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Culture shock: No. 1 UConn shakes up lineup with purpose

The UConn Huskies have reached the 25-win mark for the 23rd straight season. Let that sink in. Head Coach Geno Auriemma has had such sustained success because of the little things, like what he did Wednesday night against the Cincinnati Bearcats, that continues to prepare his team for March.

David Butler II-USA TODAY Sports

Storrs, CT -- Change. Just the thought of that word makes some people cringe. Wednesday night, the undefeated UConn Huskies experienced some major changes to their starting lineup when they faced off against the Cincinnati Bearcats, and what if I told you those changes were done intentionally.

By now, most people who follow women's college basketball are aware of the "Big 3" this year's UConn team has. Breanna Stewart, the most recognizable name, is joined by Moriah Jefferson and Morgan Tuck to make up the trio, and all three came off the bench against the Bearcats.

Yes, the Huskies still dismantled Cincinnati by 54 points despite a back and forth first quarter, but head coach Geno Auriemma said a lineup change is something he had been thinking about for the last couple weeks.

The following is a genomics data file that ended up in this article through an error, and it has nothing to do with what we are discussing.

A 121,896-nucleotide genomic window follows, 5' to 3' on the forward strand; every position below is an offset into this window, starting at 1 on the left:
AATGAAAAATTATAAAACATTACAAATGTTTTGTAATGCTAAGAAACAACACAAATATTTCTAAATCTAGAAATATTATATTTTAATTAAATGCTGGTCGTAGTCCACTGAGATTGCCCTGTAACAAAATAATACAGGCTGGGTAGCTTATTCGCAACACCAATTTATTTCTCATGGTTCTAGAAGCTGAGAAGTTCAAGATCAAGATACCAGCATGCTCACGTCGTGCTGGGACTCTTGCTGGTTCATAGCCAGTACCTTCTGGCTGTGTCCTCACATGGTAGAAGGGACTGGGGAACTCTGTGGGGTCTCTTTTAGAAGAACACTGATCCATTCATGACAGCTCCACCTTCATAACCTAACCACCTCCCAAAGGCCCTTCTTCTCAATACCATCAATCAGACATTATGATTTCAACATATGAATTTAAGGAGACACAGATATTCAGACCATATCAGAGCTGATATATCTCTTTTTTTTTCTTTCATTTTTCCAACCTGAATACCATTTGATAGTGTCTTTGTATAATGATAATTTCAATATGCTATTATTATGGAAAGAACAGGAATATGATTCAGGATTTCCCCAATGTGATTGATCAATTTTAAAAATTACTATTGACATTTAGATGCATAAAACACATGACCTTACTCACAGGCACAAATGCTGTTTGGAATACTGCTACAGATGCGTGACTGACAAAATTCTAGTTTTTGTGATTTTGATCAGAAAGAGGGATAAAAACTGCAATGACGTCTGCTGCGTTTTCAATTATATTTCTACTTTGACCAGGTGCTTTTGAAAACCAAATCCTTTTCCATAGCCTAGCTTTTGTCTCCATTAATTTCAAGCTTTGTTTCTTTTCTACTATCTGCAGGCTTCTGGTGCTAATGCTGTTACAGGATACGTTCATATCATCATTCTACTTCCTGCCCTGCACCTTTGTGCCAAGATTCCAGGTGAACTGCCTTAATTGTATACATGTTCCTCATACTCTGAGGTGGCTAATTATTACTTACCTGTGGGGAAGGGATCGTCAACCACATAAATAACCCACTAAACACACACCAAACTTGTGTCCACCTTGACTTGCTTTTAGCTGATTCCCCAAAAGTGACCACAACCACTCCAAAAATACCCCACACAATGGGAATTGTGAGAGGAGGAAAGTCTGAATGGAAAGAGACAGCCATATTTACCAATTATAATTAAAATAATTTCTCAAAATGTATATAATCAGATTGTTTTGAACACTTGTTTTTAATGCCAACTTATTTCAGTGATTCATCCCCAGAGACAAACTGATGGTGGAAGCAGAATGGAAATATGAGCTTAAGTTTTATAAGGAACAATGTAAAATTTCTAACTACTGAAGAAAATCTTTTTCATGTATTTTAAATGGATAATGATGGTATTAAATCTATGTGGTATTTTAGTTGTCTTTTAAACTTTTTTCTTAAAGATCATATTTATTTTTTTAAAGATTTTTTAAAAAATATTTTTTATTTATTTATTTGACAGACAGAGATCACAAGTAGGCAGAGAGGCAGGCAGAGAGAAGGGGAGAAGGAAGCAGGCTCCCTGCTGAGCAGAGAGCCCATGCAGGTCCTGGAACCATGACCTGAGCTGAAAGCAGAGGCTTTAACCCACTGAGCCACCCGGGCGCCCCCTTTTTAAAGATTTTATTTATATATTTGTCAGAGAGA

"We need to get some of these guys more of an ownership with what's going on," Auriemma said. "I think if you're not careful, when you have three dominant players like we do, there's a tendency for kids to just kind of defer all the time, and say, "well, when I come in we'll already be up 25, and there's no pressure on me, so I don't have to worry."

In addition to joking that bringing his three best players off the bench was a ploy to "boost our bench points," Auriemma said the change was made to change the environment his players were in to see how they would react.

Mission accomplished. After trotting out Saniya Chong, Napheesa Collier, Natalie Butler with usual starters Kia Nurse and Katie Lou Samuelson, UConn found themselves in a 15-15 game about six minutes into the first quarter when the newly named "reserves" entered the game for the first time.

Auriemma said he saw a lot of what he expected to see early in that first quarter.

"I thought that we wouldn't have a lot of problems (on the offensive end, but) we knew we would struggle a little bit on the defensive end," Auriemma said. "I wasn't happy about that, and we let the know about it. It's good for them to see that when you get into a game and your up 30, it doesn't matter if you play good defense or not, in their minds, but when it's 15-15, it matters."

UConn allowed more points in the first quarter against the Bearcats (19) than it did throughout the other three-quarters combined (15), so it appears the Huskies quickly fixed whatever problems they were having on the defensive side of the court. Stewart mentioned the impact the tied score had when the starters came out with a little over three minutes left in the first.

"That was something coach mentioned, that the score was tied in the first quarter," Stewart said. "For what we do, that's not living up to our standards.